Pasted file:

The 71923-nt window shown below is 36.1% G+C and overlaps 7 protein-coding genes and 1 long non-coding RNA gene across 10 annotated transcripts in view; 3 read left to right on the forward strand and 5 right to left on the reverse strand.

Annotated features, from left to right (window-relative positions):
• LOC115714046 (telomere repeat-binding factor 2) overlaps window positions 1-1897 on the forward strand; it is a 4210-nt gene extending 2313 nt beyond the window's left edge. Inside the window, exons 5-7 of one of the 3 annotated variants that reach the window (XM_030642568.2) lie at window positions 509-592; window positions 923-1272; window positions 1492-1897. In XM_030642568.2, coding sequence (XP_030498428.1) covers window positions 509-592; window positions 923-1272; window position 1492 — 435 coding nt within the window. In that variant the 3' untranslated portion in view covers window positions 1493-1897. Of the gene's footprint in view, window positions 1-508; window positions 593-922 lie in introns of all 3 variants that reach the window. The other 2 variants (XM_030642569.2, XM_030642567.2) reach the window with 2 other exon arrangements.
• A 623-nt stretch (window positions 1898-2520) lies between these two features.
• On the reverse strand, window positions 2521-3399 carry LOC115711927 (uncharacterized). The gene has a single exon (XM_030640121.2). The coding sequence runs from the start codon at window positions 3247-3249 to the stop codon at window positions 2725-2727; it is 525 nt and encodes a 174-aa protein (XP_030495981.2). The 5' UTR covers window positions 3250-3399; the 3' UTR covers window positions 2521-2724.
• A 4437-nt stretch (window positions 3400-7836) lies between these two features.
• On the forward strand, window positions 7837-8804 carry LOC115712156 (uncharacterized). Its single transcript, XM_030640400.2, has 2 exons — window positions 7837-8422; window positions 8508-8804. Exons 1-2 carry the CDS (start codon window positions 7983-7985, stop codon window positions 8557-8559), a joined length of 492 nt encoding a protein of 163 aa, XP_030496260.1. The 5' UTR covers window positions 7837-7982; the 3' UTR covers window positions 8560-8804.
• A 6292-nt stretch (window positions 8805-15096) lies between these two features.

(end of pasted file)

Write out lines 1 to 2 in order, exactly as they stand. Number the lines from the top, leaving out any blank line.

The 71923-nt window shown below is 36.1% G+C and overlaps 7 protein-coding genes and 1 long non-coding RNA gene across 10 annotated transcripts in view; 3 read left to right on the forward strand and 5 right to left on the reverse strand.

Annotated features, from left to right (window-relative positions):